The Internet of Things (IoT) is gaining ground. As noted by ZDNet, the number of connected devices is on par with the global population. This proliferation of endpoints will give rise to what IDG Connect called a “jobs revolution.”
But it’s not all smooth sailing. According to CSO Online, IoT devices create a kind of security “blind spot,” which opens unique avenues of attack for malicious actors. In light of this expanded threat surface, the Industrial Internet Consortium (IIC) released an “Endpoint Security Best Practices” guide to help companies transition from talking about IoT security to actively implementing effective controls.
Endpoint Protection Key to IoT Security
The rapid adoption of IoT ecosystems creates a familiar problem: companies prioritizing speed over security to be first to market. As a result, attackers are exploiting limited security controls to compromise connected systems.
Consider the increasing use of botnet-based threats that leverage insecure devices such as digital cameras and wirelessly connected sensors. In many cases, IoT security amounts to little more than recycled login and password information, enabling cybercriminals to create high-volume botnets that can compromise even robust web services. As noted by Semiconductor Engineering, the sheer volume of data processed by these devices is also on the rise, making them lucrative targets for threat actors looking to lock down or steal critical corporate information.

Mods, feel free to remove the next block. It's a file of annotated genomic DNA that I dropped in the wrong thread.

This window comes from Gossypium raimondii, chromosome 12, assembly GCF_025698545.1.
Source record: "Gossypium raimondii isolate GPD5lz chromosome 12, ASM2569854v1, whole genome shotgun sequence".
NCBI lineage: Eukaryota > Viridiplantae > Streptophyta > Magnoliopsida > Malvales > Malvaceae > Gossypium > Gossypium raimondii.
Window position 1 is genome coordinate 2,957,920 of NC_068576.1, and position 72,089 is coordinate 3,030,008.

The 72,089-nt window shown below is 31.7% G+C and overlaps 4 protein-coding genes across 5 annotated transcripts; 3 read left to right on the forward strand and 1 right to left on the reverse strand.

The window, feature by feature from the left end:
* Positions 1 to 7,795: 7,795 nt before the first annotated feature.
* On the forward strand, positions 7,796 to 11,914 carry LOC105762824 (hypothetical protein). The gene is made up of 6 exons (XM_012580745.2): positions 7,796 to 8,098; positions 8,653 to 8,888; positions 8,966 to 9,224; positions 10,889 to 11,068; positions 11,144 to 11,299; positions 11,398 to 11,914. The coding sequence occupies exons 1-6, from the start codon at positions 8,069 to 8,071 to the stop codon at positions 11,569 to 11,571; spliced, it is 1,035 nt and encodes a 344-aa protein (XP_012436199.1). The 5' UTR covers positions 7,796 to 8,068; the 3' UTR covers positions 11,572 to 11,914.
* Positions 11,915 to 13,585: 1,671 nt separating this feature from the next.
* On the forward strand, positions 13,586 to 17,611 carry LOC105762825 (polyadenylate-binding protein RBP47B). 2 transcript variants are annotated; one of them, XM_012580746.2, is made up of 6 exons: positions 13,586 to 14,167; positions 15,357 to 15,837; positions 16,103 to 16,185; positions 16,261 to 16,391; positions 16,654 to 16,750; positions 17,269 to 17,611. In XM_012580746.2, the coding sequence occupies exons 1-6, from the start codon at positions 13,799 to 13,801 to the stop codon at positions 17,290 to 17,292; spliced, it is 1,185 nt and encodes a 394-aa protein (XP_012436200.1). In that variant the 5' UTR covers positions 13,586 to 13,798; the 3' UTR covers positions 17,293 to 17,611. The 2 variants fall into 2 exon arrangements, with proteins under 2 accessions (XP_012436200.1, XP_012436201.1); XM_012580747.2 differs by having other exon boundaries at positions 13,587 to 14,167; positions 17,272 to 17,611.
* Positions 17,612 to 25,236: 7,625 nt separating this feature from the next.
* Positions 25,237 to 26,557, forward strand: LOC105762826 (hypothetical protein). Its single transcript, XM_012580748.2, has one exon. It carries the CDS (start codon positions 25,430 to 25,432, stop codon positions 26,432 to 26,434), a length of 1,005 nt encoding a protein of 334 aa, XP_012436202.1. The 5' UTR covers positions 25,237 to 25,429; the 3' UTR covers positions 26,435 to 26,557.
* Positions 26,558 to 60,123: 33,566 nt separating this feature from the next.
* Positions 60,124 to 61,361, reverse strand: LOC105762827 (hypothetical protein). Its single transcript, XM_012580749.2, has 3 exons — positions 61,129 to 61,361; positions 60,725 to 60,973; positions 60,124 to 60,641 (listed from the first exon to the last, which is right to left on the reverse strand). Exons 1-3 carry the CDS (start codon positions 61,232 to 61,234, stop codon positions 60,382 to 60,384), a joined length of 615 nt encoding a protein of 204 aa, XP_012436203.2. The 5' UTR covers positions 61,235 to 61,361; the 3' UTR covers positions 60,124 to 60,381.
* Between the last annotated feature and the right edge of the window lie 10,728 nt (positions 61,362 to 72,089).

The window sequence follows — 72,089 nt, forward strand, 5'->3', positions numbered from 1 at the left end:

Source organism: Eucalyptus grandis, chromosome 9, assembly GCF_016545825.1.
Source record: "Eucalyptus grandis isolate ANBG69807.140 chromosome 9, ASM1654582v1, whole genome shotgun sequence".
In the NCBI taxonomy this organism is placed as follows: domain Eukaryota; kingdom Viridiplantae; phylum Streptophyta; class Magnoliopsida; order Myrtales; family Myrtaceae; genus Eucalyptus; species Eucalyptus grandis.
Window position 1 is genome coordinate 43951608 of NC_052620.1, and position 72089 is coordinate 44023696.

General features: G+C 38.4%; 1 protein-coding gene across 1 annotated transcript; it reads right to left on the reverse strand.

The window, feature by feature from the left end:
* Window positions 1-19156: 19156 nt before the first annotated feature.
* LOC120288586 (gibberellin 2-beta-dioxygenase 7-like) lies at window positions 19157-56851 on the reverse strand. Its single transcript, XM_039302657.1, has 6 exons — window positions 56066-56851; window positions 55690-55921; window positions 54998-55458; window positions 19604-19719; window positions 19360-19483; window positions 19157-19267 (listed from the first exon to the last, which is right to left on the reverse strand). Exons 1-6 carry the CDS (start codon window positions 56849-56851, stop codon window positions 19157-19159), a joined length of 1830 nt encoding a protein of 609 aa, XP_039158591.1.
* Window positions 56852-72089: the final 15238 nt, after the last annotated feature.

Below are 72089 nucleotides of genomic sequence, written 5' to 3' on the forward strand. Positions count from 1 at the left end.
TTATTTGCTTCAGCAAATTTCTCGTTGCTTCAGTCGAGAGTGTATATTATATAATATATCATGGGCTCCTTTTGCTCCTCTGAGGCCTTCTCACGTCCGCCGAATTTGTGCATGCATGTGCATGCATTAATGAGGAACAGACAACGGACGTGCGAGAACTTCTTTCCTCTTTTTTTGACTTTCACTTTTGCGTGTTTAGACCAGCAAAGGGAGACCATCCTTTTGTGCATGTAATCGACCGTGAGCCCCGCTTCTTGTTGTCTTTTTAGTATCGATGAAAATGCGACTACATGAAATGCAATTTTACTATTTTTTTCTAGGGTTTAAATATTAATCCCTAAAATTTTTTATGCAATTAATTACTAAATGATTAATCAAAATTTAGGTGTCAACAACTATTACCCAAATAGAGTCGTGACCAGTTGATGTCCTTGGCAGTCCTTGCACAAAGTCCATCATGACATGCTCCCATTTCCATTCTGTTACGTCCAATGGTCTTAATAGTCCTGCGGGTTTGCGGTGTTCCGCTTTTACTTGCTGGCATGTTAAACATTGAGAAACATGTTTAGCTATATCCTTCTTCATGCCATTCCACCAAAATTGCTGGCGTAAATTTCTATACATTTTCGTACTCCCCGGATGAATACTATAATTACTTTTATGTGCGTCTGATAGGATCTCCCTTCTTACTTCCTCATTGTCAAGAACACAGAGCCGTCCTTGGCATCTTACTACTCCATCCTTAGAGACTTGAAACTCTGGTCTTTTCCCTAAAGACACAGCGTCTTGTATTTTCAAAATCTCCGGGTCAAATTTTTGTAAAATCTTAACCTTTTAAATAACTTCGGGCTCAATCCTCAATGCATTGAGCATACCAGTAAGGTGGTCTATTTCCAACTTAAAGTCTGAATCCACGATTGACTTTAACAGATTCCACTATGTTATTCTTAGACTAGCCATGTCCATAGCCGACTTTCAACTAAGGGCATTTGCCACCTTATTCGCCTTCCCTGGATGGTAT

Even attempts to curb potential IoT security oversights often fail to strike a balance between efficacy and potential data exposure. According to Dark Reading, legislation currently under discussion in 17 states would compel original equipment manufacturer (OEMs) to share source code, operating system information and security schematic data with any product owner to assist in repairing or restoring damaged devices. The problem is that malicious actors could use these provisions to insert their own malicious code or simply purchase the products in question to gain intimate knowledge of IoT security and reverse engineer attacks.
Actionable Advice From the IIC
While these threats aren’t new, the IIC guide detailed how specific controls and countermeasures can be used to achieve defined security levels:
- Basic — This includes root of trust (RoT) protocols, which provide endpoint identity and attestation of software integrity, along with secure boot services, cryptographic services and secure communications.
- Enhanced — The next level of security adds endpoint management and configuration designed to improve control on a device-by-device basis.
- Critical — These measures include security information and event management (SIEM), which allows organizations to continuously monitor devices and respond to potential compromise attempts using contextually triggered rules.
As noted by Infosecurity Magazine, the IIC’s endpoint advice is “primarily targeted at improving the security of new endpoints,” but can also be used to improve legacy IoT devices. According to the IIC, these best practices aren’t intended as “the basis for certification or as a checklist,” but could help inform organizations as they develop their own certification protocols.